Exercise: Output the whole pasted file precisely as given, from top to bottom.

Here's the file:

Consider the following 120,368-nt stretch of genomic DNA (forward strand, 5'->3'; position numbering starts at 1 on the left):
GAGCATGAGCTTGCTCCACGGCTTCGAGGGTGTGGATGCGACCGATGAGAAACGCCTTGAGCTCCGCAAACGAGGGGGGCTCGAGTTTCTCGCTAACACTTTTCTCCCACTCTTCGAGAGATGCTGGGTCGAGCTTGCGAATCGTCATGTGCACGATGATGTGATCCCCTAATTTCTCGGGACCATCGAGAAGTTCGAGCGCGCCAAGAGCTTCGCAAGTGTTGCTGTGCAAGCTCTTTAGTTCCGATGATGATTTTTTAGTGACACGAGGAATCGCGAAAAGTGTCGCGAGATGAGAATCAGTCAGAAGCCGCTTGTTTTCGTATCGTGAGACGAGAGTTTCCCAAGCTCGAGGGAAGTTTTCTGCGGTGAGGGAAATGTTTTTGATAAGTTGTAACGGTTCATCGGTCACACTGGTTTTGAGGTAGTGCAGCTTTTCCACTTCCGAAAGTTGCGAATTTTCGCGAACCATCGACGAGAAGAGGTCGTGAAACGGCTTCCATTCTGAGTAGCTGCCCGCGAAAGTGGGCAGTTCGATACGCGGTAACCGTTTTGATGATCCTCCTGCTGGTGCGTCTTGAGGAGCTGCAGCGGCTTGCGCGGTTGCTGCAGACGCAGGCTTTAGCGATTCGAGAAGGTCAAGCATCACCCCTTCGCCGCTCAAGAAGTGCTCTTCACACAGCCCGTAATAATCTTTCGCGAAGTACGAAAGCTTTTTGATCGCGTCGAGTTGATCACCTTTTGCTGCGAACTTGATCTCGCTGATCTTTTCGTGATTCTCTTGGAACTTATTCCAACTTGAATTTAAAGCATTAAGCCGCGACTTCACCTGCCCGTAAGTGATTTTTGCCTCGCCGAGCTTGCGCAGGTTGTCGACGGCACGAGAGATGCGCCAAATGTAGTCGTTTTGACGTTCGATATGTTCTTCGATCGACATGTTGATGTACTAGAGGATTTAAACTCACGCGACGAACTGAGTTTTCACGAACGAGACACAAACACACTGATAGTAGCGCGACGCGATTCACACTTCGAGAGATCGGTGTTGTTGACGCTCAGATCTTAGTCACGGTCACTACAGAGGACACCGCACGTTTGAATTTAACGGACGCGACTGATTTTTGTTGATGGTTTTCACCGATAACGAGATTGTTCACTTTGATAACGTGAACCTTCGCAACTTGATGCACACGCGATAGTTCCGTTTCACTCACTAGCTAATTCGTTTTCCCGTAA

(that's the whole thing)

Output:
Consider the following 120,368-nt stretch of genomic DNA (forward strand, 5'->3'; position numbering starts at 1 on the left):
GAGCATGAGCTTGCTCCACGGCTTCGAGGGTGTGGATGCGACCGATGAGAAACGCCTTGAGCTCCGCAAACGAGGGGGGCTCGAGTTTCTCGCTAACACTTTTCTCCCACTCTTCGAGAGATGCTGGGTCGAGCTTGCGAATCGTCATGTGCACGATGATGTGATCCCCTAATTTCTCGGGACCATCGAGAAGTTCGAGCGCGCCAAGAGCTTCGCAAGTGTTGCTGTGCAAGCTCTTTAGTTCCGATGATGATTTTTTAGTGACACGAGGAATCGCGAAAAGTGTCGCGAGATGAGAATCAGTCAGAAGCCGCTTGTTTTCGTATCGTGAGACGAGAGTTTCCCAAGCTCGAGGGAAGTTTTCTGCGGTGAGGGAAATGTTTTTGATAAGTTGTAACGGTTCATCGGTCACACTGGTTTTGAGGTAGTGCAGCTTTTCCACTTCCGAAAGTTGCGAATTTTCGCGAACCATCGACGAGAAGAGGTCGTGAAACGGCTTCCATTCTGAGTAGCTGCCCGCGAAAGTGGGCAGTTCGATACGCGGTAACCGTTTTGATGATCCTCCTGCTGGTGCGTCTTGAGGAGCTGCAGCGGCTTGCGCGGTTGCTGCAGACGCAGGCTTTAGCGATTCGAGAAGGTCAAGCATCACCCCTTCGCCGCTCAAGAAGTGCTCTTCACACAGCCCGTAATAATCTTTCGCGAAGTACGAAAGCTTTTTGATCGCGTCGAGTTGATCACCTTTTGCTGCGAACTTGATCTCGCTGATCTTTTCGTGATTCTCTTGGAACTTATTCCAACTTGAATTTAAAGCATTAAGCCGCGACTTCACCTGCCCGTAAGTGATTTTTGCCTCGCCGAGCTTGCGCAGGTTGTCGACGGCACGAGAGATGCGCCAAATGTAGTCGTTTTGACGTTCGATATGTTCTTCGATCGACATGTTGATGTACTAGAGGATTTAAACTCACGCGACGAACTGAGTTTTCACGAACGAGACACAAACACACTGATAGTAGCGCGACGCGATTCACACTTCGAGAGATCGGTGTTGTTGACGCTCAGATCTTAGTCACGGTCACTACAGAGGACACCGCACGTTTGAATTTAACGGACGCGACTGATTTTTGTTGATGGTTTTCACCGATAACGAGATTGTTCACTTTGATAACGTGAACCTTCGCAACTTGATGCACACGCGATAGTTCCGTTTCACTCACTAGCTAATTCGTTTTCCCGTAA